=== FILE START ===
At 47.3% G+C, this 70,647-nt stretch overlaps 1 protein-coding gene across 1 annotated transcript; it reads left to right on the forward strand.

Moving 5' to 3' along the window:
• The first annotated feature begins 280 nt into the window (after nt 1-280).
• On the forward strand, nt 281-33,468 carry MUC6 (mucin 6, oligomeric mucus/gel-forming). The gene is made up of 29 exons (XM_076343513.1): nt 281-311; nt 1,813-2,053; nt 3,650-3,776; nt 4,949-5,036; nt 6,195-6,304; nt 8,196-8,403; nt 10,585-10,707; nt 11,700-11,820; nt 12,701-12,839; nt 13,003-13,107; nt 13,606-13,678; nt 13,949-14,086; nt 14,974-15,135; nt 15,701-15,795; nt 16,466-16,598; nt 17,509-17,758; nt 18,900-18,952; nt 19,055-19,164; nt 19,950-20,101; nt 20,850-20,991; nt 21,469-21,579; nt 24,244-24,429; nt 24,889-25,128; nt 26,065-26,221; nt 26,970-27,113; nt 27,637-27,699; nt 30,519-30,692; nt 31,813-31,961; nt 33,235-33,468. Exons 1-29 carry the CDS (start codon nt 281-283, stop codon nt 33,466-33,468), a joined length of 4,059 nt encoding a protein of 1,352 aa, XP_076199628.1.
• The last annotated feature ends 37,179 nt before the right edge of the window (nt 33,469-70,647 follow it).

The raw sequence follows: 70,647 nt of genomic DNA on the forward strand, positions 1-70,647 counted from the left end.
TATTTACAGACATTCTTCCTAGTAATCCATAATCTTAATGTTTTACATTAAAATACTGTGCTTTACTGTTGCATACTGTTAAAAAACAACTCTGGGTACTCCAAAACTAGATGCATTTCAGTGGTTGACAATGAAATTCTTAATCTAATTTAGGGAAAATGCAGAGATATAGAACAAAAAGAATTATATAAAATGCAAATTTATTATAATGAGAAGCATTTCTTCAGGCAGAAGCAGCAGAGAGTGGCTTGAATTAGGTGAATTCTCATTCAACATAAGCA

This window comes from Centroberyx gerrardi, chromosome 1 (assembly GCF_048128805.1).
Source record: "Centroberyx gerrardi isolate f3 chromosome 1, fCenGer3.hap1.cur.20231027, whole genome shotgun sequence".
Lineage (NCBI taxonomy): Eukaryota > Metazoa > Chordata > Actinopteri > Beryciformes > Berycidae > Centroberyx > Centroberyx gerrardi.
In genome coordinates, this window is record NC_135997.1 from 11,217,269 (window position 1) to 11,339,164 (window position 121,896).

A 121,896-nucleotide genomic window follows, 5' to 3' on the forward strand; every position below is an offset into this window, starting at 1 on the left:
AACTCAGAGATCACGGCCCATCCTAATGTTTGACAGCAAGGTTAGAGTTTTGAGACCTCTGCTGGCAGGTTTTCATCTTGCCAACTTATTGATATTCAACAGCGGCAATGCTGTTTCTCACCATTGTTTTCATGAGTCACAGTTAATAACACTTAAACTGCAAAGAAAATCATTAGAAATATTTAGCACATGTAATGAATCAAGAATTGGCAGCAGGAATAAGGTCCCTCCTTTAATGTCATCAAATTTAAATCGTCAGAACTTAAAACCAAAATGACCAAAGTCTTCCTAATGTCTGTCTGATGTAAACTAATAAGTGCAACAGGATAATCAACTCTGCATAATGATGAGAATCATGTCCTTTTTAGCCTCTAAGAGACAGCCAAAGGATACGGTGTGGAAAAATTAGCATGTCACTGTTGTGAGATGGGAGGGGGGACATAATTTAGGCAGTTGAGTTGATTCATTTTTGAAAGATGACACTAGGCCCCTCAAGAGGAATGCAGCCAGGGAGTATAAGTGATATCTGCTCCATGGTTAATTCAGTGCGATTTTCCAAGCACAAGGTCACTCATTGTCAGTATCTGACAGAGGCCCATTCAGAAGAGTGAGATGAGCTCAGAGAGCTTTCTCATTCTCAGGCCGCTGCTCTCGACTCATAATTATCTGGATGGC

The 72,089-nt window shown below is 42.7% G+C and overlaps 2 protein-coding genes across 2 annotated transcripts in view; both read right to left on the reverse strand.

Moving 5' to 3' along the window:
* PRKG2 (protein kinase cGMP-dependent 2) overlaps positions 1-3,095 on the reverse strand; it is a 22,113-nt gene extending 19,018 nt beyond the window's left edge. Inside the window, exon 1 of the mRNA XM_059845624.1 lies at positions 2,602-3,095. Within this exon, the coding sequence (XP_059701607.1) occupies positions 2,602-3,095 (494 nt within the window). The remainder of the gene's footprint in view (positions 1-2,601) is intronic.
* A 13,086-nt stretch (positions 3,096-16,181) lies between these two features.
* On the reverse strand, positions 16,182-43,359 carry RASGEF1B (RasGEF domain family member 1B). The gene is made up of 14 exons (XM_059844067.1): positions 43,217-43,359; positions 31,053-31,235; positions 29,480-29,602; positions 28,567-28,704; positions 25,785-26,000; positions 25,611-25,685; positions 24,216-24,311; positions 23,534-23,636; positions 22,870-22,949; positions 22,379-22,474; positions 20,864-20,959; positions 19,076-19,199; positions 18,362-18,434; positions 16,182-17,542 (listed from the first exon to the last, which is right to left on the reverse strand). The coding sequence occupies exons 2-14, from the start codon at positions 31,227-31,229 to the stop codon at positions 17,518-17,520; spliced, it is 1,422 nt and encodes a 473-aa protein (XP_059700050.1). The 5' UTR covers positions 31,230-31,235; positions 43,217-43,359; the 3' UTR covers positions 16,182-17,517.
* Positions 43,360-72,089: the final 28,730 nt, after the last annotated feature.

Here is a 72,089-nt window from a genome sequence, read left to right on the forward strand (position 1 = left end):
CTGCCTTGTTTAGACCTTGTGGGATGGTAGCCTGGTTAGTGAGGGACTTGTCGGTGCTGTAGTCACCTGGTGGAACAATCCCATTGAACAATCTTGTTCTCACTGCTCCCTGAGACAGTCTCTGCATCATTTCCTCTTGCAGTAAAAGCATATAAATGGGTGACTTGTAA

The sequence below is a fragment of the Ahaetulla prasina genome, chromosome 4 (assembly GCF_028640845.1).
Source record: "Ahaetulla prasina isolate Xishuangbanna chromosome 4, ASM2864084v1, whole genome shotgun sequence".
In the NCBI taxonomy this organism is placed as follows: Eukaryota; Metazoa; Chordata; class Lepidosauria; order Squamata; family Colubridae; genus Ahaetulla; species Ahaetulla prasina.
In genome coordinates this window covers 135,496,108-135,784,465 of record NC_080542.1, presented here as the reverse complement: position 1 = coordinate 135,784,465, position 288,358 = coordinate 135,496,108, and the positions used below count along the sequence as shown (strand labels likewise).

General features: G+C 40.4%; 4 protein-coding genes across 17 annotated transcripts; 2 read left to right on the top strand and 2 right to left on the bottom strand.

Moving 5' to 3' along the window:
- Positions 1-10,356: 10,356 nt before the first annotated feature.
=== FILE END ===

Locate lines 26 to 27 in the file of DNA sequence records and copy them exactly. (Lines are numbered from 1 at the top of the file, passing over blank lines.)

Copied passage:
General features: G+C 40.4%; 4 protein-coding genes across 17 annotated transcripts; 2 read left to right on the top strand and 2 right to left on the bottom strand.

Moving 5' to 3' along the window: